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The Federal Reserve kept interest rates steady Wednesday, holding off on another increase despite two consecutive months of accelerating inflation.
The Federal Open Market Committee (FOMC), the panel of Fed officials responsible for setting interest rates, said Wednesday it will keep the bank’s baseline borrowing costs at a range of 5.25 percent to 5.5 percent. The Fed in July hiked rates to that level — a 22-year high — after a brief pause in June.
Investors and economists widely expected the bank to hold rates steady in September after several months of declining job gains, an increase in unemployment and slowing economic growth across the world.
The Fed is attempting to snuff out inflation with higher interest rates without raising borrowing costs enough to slow the economy into a recession. Rate increases can take more than a year to show their full effect, which makes Fed officials wary of hiking too much, too soon.
The U.S. is still adding jobs at a stable clip and enjoyed a 3.8 percent unemployment rate in August, just 0.3 percentage points above a 50-year low set before the pandemic. Inflation also ticked higher in July and August, though largely due to energy prices beyond the Fed’s control.
Even so, the Fed is taking a more cautious approach after boosting rates rapidly since March 2022 and erring on the side of quashing inflation for much of the past two years.
Fed officials expect to raise rates once more before the end of the year, according to projections released Wednesday. They also expect the jobless rate to stay stable at 3.8 percent, economic growth of 2.1 percent and annual inflation as measured by the personal consumption expenditures (PCE) price index to land at 3.3 percent by the end of the year.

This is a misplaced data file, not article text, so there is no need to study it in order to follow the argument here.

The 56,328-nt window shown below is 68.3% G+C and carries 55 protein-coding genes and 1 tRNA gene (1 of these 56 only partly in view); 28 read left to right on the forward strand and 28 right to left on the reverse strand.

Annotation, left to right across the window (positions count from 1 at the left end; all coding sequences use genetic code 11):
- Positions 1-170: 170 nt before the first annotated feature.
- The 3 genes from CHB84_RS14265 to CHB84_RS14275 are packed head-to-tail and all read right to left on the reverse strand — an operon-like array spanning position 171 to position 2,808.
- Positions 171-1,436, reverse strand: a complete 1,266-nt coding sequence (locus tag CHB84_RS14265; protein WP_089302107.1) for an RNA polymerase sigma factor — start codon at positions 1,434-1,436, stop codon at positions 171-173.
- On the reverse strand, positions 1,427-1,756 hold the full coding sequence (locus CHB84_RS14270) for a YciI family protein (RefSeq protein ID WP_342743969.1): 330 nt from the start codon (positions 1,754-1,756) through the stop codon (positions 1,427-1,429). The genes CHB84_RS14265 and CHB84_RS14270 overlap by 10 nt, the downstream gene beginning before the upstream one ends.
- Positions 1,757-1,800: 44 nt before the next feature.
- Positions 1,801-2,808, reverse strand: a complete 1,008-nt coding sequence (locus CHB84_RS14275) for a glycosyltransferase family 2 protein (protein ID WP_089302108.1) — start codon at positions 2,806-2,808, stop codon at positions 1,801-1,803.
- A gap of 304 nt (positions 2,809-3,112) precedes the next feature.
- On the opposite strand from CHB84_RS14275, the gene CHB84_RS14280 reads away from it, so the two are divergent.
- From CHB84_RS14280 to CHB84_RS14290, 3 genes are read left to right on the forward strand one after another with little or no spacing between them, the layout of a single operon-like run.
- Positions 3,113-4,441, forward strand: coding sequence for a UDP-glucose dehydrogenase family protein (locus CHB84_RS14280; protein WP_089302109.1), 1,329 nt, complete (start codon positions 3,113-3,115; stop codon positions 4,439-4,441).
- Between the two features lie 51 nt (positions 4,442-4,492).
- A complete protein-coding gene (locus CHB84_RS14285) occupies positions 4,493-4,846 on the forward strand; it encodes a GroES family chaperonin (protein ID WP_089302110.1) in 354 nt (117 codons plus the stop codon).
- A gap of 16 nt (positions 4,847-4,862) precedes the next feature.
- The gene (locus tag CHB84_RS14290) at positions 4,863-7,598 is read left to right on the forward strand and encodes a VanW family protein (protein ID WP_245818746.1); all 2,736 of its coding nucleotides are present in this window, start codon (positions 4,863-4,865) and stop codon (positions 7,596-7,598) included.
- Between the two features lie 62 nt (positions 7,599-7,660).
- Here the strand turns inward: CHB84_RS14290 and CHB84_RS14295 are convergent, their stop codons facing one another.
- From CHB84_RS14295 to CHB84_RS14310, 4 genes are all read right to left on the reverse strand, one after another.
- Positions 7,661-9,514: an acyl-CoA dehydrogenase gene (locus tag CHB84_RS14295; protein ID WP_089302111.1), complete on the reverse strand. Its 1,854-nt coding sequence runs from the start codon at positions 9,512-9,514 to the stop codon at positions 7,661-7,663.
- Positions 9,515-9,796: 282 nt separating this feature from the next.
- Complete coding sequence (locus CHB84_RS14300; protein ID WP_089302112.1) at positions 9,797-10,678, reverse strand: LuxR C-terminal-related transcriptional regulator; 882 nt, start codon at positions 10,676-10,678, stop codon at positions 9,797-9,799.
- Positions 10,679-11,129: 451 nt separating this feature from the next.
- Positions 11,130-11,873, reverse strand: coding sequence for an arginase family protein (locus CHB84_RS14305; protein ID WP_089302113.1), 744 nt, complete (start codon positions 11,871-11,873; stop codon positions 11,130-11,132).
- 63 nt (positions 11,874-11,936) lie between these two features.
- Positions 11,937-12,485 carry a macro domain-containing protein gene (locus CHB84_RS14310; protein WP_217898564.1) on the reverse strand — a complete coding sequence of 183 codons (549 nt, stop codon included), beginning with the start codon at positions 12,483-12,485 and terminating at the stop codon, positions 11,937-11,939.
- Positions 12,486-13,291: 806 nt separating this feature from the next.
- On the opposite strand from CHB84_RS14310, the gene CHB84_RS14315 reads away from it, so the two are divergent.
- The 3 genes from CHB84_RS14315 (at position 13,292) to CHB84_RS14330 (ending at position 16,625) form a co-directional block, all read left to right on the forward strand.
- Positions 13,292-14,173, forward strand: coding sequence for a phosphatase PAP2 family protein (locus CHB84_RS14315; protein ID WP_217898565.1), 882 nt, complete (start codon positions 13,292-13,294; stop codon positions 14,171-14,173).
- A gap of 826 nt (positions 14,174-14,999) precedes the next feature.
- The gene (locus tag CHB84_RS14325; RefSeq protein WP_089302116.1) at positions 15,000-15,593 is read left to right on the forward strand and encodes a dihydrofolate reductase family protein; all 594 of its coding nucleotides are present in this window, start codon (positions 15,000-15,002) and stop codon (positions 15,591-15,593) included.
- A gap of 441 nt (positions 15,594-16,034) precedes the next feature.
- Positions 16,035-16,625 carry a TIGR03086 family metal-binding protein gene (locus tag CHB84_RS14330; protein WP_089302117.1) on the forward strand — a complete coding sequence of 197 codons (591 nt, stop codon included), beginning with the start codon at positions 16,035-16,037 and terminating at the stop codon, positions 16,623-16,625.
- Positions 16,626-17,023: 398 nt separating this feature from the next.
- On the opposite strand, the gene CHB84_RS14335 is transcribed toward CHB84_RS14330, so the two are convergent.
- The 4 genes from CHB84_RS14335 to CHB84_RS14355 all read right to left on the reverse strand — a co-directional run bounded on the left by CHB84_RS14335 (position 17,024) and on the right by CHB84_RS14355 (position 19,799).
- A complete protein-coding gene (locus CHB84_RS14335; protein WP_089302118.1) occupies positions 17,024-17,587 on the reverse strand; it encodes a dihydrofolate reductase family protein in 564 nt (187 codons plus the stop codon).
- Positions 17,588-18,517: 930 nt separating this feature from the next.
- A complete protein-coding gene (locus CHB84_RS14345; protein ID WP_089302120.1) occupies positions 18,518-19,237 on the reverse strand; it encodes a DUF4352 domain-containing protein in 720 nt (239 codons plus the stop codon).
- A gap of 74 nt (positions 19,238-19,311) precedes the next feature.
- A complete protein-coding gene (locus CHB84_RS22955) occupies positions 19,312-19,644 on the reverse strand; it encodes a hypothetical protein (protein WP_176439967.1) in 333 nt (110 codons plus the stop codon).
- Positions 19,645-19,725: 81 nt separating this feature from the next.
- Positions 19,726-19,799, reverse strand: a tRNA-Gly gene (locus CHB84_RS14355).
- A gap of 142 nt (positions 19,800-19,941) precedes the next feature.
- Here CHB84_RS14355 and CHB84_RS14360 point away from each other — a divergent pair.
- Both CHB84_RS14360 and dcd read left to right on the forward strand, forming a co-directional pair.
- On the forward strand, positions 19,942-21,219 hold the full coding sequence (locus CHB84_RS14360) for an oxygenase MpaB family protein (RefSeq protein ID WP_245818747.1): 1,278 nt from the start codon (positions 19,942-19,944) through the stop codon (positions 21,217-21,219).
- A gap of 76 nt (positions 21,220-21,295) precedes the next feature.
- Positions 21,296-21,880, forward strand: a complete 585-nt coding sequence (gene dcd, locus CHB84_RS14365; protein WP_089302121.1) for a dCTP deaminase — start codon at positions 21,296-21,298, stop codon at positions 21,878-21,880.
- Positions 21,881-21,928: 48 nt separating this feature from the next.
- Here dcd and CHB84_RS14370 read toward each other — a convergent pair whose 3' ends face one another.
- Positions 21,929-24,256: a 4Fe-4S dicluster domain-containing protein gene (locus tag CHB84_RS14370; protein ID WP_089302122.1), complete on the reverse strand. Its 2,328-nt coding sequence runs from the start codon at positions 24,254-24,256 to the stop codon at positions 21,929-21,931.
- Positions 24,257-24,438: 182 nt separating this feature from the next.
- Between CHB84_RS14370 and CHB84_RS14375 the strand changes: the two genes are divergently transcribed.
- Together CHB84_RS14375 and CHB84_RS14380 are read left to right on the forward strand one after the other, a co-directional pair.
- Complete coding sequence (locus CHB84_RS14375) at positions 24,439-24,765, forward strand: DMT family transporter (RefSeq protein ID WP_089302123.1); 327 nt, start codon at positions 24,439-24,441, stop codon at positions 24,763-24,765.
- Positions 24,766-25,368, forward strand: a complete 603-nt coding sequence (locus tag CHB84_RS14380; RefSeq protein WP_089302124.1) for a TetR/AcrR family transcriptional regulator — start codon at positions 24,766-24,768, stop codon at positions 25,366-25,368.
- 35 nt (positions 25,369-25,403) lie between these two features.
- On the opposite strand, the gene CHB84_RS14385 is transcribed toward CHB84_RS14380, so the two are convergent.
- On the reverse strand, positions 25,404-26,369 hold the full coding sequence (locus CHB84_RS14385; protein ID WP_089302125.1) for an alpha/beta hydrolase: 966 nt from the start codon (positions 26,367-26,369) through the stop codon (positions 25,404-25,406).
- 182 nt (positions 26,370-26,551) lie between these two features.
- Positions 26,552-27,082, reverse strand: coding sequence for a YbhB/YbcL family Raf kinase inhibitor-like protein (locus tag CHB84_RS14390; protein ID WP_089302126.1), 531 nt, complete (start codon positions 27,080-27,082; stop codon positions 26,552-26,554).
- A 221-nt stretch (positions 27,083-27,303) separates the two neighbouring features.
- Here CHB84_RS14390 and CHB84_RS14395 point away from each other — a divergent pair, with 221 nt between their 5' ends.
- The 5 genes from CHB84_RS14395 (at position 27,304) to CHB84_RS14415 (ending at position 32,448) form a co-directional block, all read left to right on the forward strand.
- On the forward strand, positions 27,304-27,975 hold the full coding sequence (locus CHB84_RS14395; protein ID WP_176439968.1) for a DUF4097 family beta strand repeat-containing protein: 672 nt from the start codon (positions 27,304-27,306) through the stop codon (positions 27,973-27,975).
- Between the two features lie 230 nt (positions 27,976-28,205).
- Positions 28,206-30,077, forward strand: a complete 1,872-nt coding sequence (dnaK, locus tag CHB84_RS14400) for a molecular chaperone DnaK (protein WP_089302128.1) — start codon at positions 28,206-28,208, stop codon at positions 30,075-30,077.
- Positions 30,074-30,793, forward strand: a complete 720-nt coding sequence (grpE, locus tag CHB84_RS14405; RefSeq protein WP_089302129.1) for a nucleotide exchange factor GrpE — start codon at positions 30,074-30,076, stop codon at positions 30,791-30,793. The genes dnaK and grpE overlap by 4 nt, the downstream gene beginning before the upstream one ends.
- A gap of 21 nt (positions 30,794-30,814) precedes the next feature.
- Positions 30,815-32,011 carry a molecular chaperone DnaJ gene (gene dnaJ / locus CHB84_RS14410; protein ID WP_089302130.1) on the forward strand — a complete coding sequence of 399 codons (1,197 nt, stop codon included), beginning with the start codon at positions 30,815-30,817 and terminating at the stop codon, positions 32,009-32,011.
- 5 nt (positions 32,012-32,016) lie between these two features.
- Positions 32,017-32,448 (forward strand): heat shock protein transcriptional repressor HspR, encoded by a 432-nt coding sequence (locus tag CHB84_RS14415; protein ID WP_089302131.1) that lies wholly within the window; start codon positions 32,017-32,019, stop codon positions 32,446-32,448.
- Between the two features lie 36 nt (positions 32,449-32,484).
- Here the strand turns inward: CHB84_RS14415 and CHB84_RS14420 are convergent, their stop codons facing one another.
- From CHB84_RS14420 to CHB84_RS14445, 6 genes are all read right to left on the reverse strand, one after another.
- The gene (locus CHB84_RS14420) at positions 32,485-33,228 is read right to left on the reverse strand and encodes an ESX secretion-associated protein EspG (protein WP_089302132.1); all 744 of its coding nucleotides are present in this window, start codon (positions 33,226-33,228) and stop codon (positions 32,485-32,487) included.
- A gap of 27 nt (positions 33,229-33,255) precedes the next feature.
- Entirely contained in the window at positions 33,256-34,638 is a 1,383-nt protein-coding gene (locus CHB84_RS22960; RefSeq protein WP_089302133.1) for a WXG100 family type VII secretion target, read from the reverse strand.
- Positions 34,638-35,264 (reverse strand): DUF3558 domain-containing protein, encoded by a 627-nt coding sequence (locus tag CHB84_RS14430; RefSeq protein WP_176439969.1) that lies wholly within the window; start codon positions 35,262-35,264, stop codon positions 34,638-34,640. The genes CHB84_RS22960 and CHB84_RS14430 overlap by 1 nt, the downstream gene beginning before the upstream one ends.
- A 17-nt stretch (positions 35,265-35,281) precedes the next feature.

FOMC members appeared far more optimistic in September about the economy than they did in June, the last meeting after which they issued projections.
In June, Fed officials expected the jobless rate to hit 4.1 percent before the end of the year and economic growth to fall to 1 percent by the end of 2023. FOMC members did expect inflation to be a tick lower, however, ending 2023 at 3.1 percent.
Whether the Fed succeeds could have serious political implications for both the 2024 presidential election and the future of the bank.
President Biden and Democrats are attempting to sell voters on his handling of the economy as he runs for reelection, in part on his efforts to fuel a rapid rebound from the COVID-19 recession.
Many voters are already sour on Biden’s economic record after surging inflation overshadowed a record-breaking labor market recovery. A recession would make it even harder for Biden to win another term and jeopardize Democratic control of the Senate.
Biden’s loss could also compromise Fed Chair Jerome Powell’s stint atop the bank and lead to more inflation hawks in his perch.
Powell, a Republican, has been fiercely criticized for the Fed’s refusal to hike interest rates until inflation was already well on its way toward four-decade highs. Several top GOP presidential candidates, including former President Trump, have vowed not to renominate him when his term expires in 2026.
Updated at 2:37 p.m.